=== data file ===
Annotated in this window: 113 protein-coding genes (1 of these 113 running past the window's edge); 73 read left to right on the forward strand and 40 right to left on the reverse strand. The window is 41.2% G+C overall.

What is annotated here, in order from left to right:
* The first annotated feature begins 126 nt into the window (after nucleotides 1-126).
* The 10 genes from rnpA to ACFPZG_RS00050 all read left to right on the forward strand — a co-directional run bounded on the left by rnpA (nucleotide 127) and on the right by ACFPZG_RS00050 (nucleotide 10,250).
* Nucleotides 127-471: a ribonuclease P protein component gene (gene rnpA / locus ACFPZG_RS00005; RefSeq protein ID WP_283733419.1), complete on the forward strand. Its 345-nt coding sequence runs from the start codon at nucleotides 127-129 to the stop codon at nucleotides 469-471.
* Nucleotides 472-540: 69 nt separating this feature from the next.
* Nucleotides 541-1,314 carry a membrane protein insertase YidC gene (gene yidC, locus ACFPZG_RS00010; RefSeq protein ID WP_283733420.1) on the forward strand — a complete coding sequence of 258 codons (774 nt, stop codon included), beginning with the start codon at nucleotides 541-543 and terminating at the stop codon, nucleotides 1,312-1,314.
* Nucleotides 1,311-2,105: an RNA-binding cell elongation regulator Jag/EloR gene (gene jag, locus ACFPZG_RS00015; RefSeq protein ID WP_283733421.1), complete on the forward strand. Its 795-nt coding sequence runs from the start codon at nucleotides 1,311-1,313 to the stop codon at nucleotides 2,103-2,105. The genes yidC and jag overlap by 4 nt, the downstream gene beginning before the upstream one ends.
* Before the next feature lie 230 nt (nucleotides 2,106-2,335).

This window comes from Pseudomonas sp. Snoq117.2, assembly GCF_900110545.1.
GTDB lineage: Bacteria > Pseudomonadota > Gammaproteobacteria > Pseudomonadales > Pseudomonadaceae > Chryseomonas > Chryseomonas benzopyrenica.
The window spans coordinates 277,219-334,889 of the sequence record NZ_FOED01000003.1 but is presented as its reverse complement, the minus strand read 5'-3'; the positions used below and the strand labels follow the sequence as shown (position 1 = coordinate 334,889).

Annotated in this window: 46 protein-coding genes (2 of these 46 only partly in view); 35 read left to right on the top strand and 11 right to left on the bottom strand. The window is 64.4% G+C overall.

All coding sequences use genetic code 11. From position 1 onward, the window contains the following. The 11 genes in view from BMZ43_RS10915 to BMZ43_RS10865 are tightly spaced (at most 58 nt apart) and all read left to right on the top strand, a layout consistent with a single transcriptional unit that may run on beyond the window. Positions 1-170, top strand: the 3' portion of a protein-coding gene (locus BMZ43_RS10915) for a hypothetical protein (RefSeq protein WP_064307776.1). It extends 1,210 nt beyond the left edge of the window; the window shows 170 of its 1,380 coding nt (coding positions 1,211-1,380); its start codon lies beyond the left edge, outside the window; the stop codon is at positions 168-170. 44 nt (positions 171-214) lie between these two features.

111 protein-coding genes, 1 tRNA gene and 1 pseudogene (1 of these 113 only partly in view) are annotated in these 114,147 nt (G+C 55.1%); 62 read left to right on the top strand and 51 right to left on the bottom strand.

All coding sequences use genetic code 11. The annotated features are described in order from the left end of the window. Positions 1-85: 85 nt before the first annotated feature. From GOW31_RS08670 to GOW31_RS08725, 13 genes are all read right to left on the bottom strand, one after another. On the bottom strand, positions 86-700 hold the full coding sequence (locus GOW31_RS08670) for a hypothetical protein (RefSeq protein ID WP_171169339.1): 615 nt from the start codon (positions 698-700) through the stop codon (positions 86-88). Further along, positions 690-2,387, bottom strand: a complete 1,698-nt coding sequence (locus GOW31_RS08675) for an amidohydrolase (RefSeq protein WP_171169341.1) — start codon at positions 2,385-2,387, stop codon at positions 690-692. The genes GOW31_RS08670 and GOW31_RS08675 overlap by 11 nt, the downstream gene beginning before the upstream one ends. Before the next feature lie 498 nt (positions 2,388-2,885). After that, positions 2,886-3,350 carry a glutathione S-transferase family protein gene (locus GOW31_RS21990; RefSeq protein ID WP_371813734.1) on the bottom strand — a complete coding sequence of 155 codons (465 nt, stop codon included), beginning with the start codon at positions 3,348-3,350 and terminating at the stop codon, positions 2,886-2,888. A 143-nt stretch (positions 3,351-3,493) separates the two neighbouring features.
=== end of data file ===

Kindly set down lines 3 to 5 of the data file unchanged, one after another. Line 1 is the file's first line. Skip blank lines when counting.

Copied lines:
* The first annotated feature begins 126 nt into the window (after nucleotides 1-126).
* The 10 genes from rnpA to ACFPZG_RS00050 all read left to right on the forward strand — a co-directional run bounded on the left by rnpA (nucleotide 127) and on the right by ACFPZG_RS00050 (nucleotide 10,250).
* Nucleotides 127-471: a ribonuclease P protein component gene (gene rnpA / locus ACFPZG_RS00005; RefSeq protein ID WP_283733419.1), complete on the forward strand. Its 345-nt coding sequence runs from the start codon at nucleotides 127-129 to the stop codon at nucleotides 469-471.